- Oral Cultures or Biopsies – Oral cultures involve obtaining a sample from the mouth using a cotton swab to check for fungal, bacterial, or viral infections. Biopsies, on the other hand, involve taking small tissue samples from the mouth, which are then sent to a laboratory for microscopic examination of the cells. These tests help rule out infections or detect abnormal cellular changes that could be contributing to the symptoms.
- Allergy testing may be necessary to determine if the patient is allergic to specific foods, additives, dental materials, or mouth care products. Identifying and avoiding potential allergens can help alleviate symptoms associated with BMS.
- Salivary Measurements – BMS is often associated with reduced salivary flow, leading to dry mouth. Salivary tests can measure the quantity and quality of saliva, providing information about salivary gland function and identifying any abnormalities in salivary flow that may contribute to the symptoms.
- Gastric Reflux Tests – Testing for gastric reflux can be performed to determine if stomach acid is flowing back into the mouth from the stomach. Gastric reflux can cause irritation and contribute to the discomfort experienced in BMS.
- Imaging – In some cases, imaging tests such as magnetic resonance imaging (MRI), computed tomography (CT) scans, or other imaging techniques may be recommended to evaluate the oral and surrounding structures for any underlying health issues that could be related to the symptoms.
Keep in mind that the diagnosis of BMS relies on a combination of the patient’s reported symptoms, medical history, and the exclusion of other potential causes. A thorough evaluation by a healthcare professional, often a dentist or oral medicine specialist, is essential for an accurate diagnosis of Burning Mouth Syndrome.
Management of BMS
The identification and treatment of underlying causes, if present, form an essential part of managing burning mouth syndrome. However, it is important to note that sometimes no specific cause can be identified.
Treatment options for BMS may include the following:
Certain medications have shown effectiveness in managing BMS symptoms. Low doses of medications like clonazepam (Klonopin®), chlordiazepoxide (Librium®), tricyclic antidepressants such as amitriptyline (Elavil®), and anticonvulsants like gabapentin (Neurontin®) have been used with varying degrees of success. However, the choice of medication should be tailored to the individual patient, considering their overall health and any potential contraindications.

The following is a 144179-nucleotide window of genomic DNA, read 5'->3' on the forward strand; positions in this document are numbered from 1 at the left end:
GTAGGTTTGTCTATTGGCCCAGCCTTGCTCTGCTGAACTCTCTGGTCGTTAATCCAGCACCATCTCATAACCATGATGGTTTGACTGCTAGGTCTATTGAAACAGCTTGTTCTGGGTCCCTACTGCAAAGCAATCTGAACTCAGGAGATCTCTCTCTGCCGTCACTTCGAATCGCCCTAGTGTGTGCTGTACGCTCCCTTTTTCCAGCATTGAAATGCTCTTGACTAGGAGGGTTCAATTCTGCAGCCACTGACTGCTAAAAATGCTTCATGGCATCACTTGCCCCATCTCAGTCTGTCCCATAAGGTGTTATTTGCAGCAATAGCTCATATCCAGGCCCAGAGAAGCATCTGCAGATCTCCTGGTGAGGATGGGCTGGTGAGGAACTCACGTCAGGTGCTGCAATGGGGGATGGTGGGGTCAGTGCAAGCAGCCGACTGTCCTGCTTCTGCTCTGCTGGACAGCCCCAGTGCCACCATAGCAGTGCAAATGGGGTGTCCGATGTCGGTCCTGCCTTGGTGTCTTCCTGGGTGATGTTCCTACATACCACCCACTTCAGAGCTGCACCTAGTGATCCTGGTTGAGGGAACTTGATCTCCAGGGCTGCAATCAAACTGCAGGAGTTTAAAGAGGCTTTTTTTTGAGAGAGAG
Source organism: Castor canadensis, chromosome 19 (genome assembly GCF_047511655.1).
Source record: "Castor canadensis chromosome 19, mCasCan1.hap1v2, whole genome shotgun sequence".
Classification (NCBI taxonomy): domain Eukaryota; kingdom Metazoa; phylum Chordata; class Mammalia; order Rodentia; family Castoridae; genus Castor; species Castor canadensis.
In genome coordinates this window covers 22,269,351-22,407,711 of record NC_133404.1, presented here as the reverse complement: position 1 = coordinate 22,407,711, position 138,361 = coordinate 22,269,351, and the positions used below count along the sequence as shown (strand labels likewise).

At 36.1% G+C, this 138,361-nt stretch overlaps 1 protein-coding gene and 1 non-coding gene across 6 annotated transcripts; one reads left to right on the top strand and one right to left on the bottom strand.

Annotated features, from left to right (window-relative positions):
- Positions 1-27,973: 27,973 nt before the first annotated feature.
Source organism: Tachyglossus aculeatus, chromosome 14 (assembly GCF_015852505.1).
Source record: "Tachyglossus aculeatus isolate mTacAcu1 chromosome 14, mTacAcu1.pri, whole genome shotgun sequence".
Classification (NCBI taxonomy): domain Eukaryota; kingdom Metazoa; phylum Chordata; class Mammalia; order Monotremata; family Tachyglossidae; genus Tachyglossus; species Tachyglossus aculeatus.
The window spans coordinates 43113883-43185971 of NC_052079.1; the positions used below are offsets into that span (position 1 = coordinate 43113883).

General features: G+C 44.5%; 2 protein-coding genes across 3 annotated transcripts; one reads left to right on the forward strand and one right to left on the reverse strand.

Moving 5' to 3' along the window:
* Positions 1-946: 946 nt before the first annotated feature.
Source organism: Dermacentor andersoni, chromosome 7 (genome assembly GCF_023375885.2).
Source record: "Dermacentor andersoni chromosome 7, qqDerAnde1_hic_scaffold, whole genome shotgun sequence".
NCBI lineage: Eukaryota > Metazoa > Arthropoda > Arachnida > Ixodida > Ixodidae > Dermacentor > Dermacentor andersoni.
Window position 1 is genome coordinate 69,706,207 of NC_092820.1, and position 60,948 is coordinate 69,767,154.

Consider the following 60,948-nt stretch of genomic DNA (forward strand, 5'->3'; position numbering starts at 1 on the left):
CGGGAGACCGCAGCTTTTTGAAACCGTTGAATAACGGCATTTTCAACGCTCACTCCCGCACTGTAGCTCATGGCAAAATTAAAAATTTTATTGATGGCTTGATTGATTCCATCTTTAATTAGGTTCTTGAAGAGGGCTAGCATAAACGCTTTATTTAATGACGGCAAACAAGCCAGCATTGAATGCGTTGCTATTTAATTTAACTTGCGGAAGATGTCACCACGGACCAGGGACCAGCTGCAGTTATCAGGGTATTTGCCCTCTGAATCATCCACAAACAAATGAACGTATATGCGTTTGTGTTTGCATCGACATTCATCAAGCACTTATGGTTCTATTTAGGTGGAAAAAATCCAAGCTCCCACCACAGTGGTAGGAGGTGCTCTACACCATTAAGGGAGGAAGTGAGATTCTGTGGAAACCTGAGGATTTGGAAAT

Some patients with BMS have found relief with topical capsaicin, which acts as a desensitizing agent. However, it is worth noting that capsaicin may not be well-tolerated or effective for everyone.
BMS can be a challenging condition to manage, and it may be beneficial for patients to receive psychological support or counseling to cope with the associated discomfort and stress. Stress management techniques, relaxation exercises, and counseling can help improve overall well-being and potentially alleviate BMS symptoms.
HRT for menopausal symptoms
Although hormone replacement therapy (HRT) has been considered a potential treatment option for BMS in postmenopausal women, the evidence supporting its efficacy in alleviating burning mouth symptoms is limited.
Change of trigger medication (ACE inhibitors)
In some cases, burning mouth symptoms have been linked to the use of angiotensin-converting enzyme (ACE) inhibitors, which is a class of medications commonly prescribed for the treatment of high blood pressure (hypertension) and certain heart conditions.
While ACE inhibitors are generally safe and well-tolerated, they can have potential side effects, including loss of taste sensation and a condition called angioedema, which is characterized by swelling of the lips, tongue, throat, or face.
Angioedema can be serious and may require immediate medical attention, as it can potentially cause difficulty breathing and throat obstruction.
Discontinuing these medications has shown to reduce or eliminate the symptoms of BMS.
Medications for BMS
In some cases, certain medications may be described to help with the management of symptoms depending on the trigger. These include tricyclic antidepressants, benzodiazepines, and anticonvulsants.
While BMS may not pose a direct danger, its impact on a person’s well-being should not be underestimated.
If you are experiencing symptoms of burning mouth syndrome, it is recommended to consult with a healthcare professional for a proper evaluation and diagnosis. This is important to rule out other potential causes of oral discomfort and to develop an appropriate treatment plan to manage the symptoms effectively and improve your quality of life.
Healthcare providers, dentists, or oral medicine specialists can provide guidance and support in addressing the symptoms and improving overall oral health for women.